W.Va. court revokes ex-prosecutor’s law license
CHARLESTON, W.Va. (AP) — The state Supreme Court announced Friday it has revoked the law license of a Mingo County prosecutor who resigned earlier this week amid continuing corruption scandals in the southern West Virginia community.
Sparks resigned Wednesday, the same day the U.S. Attorney’s Office charged him with conspiracy. His lawyer announced at the time he would agree to surrender his law license and drop plans to fight the license suspension that the Office of Disciplinary Counsel had been demanding.
His lawyer said Sparks regrets his mistakes.
Sparks is accused in a scheme to protect former Sheriff Eugene Crum from revelations he’d bought drugs from a campaign sign-maker. Prosecutors allege Sparks, former county commissioner Dave Baisden and former Circuit Judge Michael Thornsbury offered a lighter sentence if the dealer fired his lawyer and hired one they preferred.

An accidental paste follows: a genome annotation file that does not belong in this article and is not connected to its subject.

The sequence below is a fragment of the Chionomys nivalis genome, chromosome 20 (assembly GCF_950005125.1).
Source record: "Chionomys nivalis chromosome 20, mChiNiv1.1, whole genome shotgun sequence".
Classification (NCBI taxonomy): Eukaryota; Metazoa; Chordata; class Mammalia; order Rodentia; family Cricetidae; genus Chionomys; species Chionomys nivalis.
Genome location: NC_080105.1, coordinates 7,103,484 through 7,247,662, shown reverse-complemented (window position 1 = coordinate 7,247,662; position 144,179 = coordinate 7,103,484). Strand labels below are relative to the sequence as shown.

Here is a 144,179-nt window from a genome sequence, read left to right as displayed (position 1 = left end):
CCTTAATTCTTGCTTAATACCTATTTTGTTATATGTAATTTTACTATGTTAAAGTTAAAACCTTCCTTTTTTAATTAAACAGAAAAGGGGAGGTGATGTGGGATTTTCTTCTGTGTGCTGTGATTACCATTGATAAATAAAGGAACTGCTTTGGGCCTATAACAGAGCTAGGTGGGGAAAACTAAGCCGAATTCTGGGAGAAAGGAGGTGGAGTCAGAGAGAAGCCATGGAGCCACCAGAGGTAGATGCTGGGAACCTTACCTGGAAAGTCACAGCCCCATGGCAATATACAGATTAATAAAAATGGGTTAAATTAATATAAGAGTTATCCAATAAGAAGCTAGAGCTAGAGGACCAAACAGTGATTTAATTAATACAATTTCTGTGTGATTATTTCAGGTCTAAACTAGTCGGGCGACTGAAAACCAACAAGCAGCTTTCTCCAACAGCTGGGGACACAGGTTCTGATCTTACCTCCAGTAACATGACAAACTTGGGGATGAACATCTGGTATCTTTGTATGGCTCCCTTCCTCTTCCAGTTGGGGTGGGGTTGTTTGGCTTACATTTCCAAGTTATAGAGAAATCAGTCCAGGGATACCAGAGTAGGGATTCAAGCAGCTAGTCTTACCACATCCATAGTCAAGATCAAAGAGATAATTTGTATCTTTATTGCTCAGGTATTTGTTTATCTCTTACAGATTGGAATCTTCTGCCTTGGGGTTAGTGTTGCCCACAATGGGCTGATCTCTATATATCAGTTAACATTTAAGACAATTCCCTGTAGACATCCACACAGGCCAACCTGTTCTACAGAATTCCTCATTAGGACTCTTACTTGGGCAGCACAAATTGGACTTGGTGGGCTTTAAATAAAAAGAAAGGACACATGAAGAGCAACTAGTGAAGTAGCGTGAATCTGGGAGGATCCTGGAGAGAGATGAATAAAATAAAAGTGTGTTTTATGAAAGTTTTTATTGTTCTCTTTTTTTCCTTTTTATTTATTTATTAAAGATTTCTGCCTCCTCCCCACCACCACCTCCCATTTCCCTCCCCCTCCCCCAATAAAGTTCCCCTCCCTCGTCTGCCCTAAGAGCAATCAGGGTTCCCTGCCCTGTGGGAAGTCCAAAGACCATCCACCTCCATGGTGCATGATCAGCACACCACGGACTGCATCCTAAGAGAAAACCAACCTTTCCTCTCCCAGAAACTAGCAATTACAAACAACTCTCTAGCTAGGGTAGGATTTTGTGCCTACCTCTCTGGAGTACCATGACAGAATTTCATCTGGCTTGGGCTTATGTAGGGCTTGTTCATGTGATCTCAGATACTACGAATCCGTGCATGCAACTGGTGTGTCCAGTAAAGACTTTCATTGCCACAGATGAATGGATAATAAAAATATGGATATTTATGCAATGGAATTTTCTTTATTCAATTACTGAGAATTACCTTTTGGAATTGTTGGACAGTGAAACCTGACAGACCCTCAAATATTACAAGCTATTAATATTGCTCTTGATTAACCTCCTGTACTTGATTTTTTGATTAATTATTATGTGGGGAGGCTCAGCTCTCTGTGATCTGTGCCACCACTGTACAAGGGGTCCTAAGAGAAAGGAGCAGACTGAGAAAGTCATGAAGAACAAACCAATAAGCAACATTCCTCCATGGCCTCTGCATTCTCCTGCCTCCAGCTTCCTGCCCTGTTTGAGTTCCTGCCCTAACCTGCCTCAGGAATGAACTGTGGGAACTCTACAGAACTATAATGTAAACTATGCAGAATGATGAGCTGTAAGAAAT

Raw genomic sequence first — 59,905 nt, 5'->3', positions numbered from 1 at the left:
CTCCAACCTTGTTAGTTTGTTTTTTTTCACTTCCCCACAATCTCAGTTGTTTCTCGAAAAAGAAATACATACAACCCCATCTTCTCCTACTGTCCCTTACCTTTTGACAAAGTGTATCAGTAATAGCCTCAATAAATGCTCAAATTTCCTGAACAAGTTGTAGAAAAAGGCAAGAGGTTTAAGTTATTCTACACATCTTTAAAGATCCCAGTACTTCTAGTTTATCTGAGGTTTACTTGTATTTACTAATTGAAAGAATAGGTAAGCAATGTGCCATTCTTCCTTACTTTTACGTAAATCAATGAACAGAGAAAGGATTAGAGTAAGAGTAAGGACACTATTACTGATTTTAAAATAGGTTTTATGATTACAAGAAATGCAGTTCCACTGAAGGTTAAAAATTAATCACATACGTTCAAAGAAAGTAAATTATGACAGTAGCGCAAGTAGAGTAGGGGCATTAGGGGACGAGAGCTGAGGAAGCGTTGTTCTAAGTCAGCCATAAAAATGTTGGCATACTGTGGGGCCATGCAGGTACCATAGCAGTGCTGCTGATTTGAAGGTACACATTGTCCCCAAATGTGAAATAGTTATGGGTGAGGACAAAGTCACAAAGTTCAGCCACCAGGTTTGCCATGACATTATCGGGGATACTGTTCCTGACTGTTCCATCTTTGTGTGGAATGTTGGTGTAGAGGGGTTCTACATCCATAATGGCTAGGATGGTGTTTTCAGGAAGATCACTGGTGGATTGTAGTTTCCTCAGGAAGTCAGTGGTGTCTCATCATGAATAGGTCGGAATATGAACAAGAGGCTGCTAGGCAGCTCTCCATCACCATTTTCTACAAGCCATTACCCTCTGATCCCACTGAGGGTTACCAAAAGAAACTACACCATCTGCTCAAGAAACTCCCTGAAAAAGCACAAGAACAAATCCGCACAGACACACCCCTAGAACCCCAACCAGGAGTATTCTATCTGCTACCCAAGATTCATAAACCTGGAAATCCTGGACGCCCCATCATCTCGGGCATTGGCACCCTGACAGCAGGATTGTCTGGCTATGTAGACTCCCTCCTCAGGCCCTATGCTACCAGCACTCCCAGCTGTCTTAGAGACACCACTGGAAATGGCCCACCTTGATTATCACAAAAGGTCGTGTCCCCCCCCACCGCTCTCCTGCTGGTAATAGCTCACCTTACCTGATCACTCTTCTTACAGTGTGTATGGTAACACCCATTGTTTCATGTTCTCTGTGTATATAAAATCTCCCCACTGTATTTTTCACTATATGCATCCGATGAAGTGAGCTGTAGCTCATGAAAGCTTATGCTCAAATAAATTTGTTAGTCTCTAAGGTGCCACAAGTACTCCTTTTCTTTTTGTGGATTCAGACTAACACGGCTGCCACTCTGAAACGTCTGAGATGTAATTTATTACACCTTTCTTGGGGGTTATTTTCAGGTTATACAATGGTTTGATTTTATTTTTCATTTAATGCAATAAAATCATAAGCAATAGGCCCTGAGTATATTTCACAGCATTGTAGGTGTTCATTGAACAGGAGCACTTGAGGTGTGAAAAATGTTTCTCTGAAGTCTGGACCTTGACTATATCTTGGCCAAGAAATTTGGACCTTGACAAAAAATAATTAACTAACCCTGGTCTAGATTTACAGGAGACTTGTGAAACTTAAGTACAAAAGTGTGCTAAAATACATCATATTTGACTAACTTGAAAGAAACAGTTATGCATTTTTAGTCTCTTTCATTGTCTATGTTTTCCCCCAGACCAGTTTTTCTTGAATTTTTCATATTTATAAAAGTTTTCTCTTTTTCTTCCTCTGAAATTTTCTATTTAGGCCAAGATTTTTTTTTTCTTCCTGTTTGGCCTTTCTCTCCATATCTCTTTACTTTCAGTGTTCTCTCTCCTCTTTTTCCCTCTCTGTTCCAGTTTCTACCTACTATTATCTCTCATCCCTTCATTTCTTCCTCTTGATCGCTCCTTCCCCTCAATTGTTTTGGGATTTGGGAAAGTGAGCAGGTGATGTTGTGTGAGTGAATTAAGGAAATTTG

Crum was killed in April in an unrelated shooting, and signmaker George White is serving one to 15 years under a plea agreement on drug charges.
The federal information, a charging document that signals a defendant’s cooperation in the criminal scheme, was essential to its success.
In his resignation letter, Sparks called his desire to protect Crum’s reputation “unjustifiable,” but noted that he helped bring Thornsbury to justice.
The longtime judge pleaded guilty to a conspiracy charge last week and could get up to 10 years in prison when sentenced in January.
In exchange for his guilty plea, prosecutors said they would dismiss charges against Thornsbury in a separate case in which the judge repeatedly tried to frame his former secretary’s husband for false crimes to eliminate him as a romantic rival.
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